pencil, go down here, not continuous anymore. So, this is what a continuous function that a function that is continuous over the closed interval A, B looks like. I can draw some other examples, in fact, let me do that. So let me draw one. Maybe where F of B is less than F of A. So it's my Y axis. And this is my X axis. And once again, A and B don't both have to be positive, they can both be negative. One could be, A could be negative. B could be positive. And maybe in this situation. And F of A and F of B it could also be a positive or negative. But let's take a situation where this is F of A. So that, right over there, is F of A. This right over here is F of B. F of B. And once again we're saying F is a continuous function. So I should be able to go from F of A to F of B F of B draw a function without having to pick up my pencil. So it could do something like this. Actually I want to make it go vertical. It could go like this and then go down. And then do something like that. So these are both cases and I could draw an
infinite number of cases where F is a function
continuous at every point of the interval. The closed interval, from A to B. Now, given that there's two ways to state the conclusion for the intermediate value theorem. You'll see it written in one of these ways or something close to one of these ways. And that's why I included both of these. So one way to say it is, well if this first statement is true then F will take on every value between F of A and F of B over the interval. And you see in both of these cases every interval, sorry, every every value between F of A and F of B. So every value here is being taken on at some point. You can pick some value. You can pick some value,
an arbitrary value L, right over here. Oh look. L happened right over there. If you pick L well, L happened right over there. And actually it also happened there and it also happened there. And this second bullet point describes the intermediate value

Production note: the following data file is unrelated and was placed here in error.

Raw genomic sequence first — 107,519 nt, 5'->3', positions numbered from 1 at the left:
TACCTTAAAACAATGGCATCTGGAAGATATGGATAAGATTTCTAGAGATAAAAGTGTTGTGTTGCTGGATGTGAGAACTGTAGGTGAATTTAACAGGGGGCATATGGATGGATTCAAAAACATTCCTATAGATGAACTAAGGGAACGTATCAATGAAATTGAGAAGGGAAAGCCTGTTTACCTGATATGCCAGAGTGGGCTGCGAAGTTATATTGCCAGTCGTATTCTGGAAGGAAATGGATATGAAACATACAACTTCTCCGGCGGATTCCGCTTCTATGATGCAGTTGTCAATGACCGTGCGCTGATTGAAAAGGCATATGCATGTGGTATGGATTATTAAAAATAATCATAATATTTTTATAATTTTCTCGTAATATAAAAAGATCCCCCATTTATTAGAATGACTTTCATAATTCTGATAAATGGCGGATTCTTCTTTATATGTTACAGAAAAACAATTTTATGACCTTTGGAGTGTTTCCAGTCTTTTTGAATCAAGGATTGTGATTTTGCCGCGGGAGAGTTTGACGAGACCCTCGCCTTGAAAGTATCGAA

theorem more that way. For any L between the values of F and A and F of B there are exists a number C in the closed interval from A to B for which F of C equals L. So there exists at least one C. So in this case that would be our C. Over here, there's potential there's multiple candidates for C. That could be a candidate for C. That could be a C. So we could say there exists at least one number. At least one number, I'll throw that in there, at least one number C in the interval for which this is true. And, something that might amuse you for a few minutes is try to draw a function where this first statement is true. But somehow the second statement is not true. So, you say, okay, well let's say let's assume that there's an L where there isn't a C in the interval. Let me try and do that. And I'll draw it big so that we can really see how obvious that we have to take on all of the values between F and A and F of B is. So, let me draw a big axis this time. So that's my Y axis. And, that is my X axis. And I'll just do the case where just for simplicity, that is A and that is B. And let's say that this is F of A. So that is F of A. And let's say that this is F of B. Little dotted line. All right. F of B. And we assume that we we have a continuous function here. So the graph, I could draw it from F of A to F of B from this point to this point without picking up my pencil. From this coordinate A comma F of A to this coordinate B comma F of B without picking up my pencil. Well, let's assume that there is some L
that we don't take on. Let's say there's some
value L right over here. And, and we never take on this value. This continuous function
never takes on this value as we go from X equaling A to X equal B. Let's see if I can draw that. Let's see if I can get from here to here without ever essentially
crossing this dotted line. Well let's see, I could, wooo, maybe I would a little bit. But gee, how am I gonna get there? Well, without picking up my pencil. Well, well, I really need to
cross that line,all right. Well, there you go. I found, we took on the value L and it happened at C which is in that closed interval. So once again, I'm not
giving you a proof here. But hopefully you have a good intuition that the intermediate value theorem is kind of common sense. The key is you're dealing
with a continuous function. If you make its graph if you were to draw it between the coordinates A comma F of A and B comma F of B and you don't pick up your pencil, which would be true of
a continuous function. Well, it's going to take on every value between F of A and F of B.